Schools scrambling for teachers


Retirement changes caused shortage

By Casey S. Elliott - celliott@civitasmedia.com



Area schools scrambled to fill vacant teacher positions almost up to the first day of school this year, due to a large number of teacher retirements.

Several teachers retired at the end of the past two school years, largely due to changes to retirement benefits, school officials say. Those changes affected eligibility and service years, as well as increased contributions and cost-of-living adjustment reductions.

“There were a lot of retirements and yes, I think that is due to some changes in the state retirement system,” Triad Local Schools Superintendent Chris Piper said. “Some teachers had to make the difficult choice to retire because they would not benefit financially from continuing to teach.”

Urbana City Schools, Triad Schools and Graham Local Schools were hiring teachers in July and August as the clock ticked down to the start of school. Mechanicsburg Exempted Village Schools hired its last staff members two days before the start of school, Superintendent Danielle Prohaska said.

“This was a challenging year for staffing,” Prohaska said.

Urbana hired 23 new staff members for this school year, and 14 new staff members last year. There were six retirements this year and three the prior year, Urbana Superintendent Charles Thiel said. The number of retirements has declined from years before, but there were a number of teachers with the same levels of experience who retired because of the change in the retirement system. And there were increased resignations as staff moved to other districts. Thiel attributed those moves to the staff members being young and starting families or getting married and moving to another location. The district also had to freeze step salary increases in past years, which had an impact on resignations.

Mechanicsburg hired eight new teachers for both the current and previous school year. There was one retirement for the last school year and three retirements for the 2013-14 school year.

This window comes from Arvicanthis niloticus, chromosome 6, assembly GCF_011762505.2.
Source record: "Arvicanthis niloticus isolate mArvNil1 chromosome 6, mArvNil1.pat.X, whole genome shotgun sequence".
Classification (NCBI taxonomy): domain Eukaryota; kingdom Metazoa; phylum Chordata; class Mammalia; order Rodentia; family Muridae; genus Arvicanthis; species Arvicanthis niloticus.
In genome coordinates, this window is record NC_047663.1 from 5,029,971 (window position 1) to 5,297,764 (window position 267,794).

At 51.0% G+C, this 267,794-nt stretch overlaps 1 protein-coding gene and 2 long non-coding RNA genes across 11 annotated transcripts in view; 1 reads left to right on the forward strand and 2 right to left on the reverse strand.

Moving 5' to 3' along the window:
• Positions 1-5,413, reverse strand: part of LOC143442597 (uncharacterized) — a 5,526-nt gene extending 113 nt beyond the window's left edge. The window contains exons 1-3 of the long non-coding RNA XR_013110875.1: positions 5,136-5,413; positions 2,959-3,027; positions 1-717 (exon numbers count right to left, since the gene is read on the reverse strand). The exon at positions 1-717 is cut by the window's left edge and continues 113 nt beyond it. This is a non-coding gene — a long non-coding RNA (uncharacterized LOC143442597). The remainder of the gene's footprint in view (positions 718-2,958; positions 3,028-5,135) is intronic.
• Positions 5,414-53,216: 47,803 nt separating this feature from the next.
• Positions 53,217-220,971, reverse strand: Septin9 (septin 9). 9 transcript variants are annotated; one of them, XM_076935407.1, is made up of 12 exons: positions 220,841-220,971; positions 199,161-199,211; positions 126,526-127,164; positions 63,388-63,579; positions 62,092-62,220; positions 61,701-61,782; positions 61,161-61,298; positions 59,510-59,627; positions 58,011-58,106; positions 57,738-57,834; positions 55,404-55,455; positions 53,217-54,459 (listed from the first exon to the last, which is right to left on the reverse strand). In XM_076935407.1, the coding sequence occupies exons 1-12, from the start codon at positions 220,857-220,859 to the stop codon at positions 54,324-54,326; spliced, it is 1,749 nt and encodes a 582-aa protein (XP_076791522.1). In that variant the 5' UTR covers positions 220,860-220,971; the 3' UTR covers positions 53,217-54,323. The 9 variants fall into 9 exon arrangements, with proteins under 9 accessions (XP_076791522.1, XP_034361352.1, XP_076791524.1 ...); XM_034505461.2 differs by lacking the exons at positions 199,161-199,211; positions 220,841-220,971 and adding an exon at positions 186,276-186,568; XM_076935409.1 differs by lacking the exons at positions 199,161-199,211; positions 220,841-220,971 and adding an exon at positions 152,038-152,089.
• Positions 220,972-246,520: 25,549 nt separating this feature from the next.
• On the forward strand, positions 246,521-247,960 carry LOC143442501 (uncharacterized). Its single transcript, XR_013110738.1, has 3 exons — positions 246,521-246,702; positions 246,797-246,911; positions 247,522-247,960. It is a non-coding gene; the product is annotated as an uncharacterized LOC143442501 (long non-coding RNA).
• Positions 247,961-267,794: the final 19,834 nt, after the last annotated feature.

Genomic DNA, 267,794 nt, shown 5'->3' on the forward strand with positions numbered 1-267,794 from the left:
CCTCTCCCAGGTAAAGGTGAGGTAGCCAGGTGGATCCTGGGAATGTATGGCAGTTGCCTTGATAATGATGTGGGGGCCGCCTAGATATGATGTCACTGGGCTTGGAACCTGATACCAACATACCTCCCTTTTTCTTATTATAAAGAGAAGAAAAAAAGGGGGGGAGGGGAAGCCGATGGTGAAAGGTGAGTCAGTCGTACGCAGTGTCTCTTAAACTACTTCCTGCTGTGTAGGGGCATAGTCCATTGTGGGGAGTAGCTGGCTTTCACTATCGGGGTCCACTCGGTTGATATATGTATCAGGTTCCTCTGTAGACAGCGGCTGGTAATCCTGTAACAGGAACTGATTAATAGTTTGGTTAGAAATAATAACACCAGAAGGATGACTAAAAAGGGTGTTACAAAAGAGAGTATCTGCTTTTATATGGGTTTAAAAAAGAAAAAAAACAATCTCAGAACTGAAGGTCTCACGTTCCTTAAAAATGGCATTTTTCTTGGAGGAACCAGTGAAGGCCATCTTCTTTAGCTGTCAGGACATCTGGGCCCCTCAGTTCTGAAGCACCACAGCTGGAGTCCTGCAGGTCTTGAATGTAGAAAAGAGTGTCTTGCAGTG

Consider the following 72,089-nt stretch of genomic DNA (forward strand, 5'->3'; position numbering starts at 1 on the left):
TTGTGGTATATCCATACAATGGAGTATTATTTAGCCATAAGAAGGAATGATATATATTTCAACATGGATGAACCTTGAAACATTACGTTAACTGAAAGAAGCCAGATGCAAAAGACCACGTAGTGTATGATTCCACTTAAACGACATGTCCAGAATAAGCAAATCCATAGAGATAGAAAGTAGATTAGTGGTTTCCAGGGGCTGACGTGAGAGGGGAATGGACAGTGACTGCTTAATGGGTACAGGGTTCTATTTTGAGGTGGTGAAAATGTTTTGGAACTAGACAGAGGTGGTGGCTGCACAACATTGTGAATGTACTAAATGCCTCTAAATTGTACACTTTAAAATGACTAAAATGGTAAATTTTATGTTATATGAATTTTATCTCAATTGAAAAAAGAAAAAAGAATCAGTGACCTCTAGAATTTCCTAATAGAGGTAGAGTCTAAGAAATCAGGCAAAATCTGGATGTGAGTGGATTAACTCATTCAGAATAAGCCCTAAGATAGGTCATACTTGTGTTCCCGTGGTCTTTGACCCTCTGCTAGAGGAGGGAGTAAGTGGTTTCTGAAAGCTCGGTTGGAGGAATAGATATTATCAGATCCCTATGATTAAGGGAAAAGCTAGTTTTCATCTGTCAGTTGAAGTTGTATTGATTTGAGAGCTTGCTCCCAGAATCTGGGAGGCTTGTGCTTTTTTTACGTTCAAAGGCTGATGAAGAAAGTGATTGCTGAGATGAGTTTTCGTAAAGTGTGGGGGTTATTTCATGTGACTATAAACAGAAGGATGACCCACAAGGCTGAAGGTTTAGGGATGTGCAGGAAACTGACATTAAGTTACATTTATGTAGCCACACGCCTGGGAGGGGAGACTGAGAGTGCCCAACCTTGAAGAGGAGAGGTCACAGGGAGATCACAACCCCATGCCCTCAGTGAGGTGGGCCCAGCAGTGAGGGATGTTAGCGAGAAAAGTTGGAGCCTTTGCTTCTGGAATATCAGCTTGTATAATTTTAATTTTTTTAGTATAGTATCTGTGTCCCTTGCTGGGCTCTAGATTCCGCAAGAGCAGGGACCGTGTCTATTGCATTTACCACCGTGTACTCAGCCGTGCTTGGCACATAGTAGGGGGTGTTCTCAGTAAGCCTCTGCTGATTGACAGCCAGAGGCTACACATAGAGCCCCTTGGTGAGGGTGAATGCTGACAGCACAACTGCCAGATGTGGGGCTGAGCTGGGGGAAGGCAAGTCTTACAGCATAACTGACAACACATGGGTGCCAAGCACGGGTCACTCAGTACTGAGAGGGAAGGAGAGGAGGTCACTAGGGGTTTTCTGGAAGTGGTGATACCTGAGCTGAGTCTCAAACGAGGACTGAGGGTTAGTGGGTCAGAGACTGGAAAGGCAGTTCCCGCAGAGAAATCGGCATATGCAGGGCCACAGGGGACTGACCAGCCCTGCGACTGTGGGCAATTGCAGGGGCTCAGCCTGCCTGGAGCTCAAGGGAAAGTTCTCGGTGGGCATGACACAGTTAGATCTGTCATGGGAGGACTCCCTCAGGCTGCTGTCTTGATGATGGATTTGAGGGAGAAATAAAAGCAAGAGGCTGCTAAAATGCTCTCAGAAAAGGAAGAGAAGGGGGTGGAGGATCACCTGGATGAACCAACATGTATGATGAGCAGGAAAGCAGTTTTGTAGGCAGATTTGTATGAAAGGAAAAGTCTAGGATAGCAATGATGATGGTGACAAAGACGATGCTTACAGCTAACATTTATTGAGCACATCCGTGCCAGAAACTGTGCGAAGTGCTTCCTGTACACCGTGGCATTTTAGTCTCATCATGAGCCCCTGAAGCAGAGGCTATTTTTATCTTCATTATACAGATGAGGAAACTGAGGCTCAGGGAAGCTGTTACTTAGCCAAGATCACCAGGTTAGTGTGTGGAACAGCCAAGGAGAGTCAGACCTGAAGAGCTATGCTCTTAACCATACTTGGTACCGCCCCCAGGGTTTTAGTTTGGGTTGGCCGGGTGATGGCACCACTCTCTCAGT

There were 20 full-time teachers, two half-time teachers and one three-quarter time teacher hired for the current school year at Graham, Interim Superintendent Matt Curtis said. That is much higher than last year’s numbers – for the 2014-15 school year, six full-time teachers and three half-time teachers were hired. Six teachers retired after last school year and three after the 2013-14 school year, which is not a huge number for Graham, Curtis said.

Triad hired 16 teachers this year and six last year, Piper said. Seven teachers retired at the end of the last school year, and three the year before that.

Though area districts do not tend to rehire retired teachers, some have had to do so because of the inability to fill certain positions. Urbana had to rehire retired employees to fill French and Spanish part-time teaching positions this year, Thiel said. Triad had to do so for one spot this year and one last year, Piper said.

There are a few subjects which are difficult to fill, superintendents said. At Urbana, those included the school psychologist, speech pathologist and intervention specialist positions. In Mechanicsburg, filling the math teacher position was tough. At Graham, the Spanish teacher position at the high school was the difficult spot. Chemistry was the tough one for Triad.

Though superintendents said they did not think there was a shortage of teachers in general, there does seem to be a shortage in some licensure areas.

“Part of the reason for this is that the field of education has become much less attractive recently,” Thiel said. “With the politics of testing along with the rating and grading of schools and teachers, young people are not seeing education as a viable career path.”

He added he has a family member who was discouraged by her own teachers from entering the profession.

Piper said he thinks there is less interest in the profession in general from increasing “expectations and scrutiny” of teachers across the state and nation.

“I think we’re seeing fewer young people drawn to the profession,” he said. “It doesn’t seem like the profession is respected as highly as it once was and ought to be. It is a difficult and extremely important job and those who do it well have an incredible impact on their students.”

Retirement changes caused shortage

By Casey S. Elliott

celliott@civitasmedia.com

Casey S. Elliott may be reached at 937-652-1331 ext. 1772 or on Twitter @UDCElliott.

Casey S. Elliott may be reached at 937-652-1331 ext. 1772 or on Twitter @UDCElliott.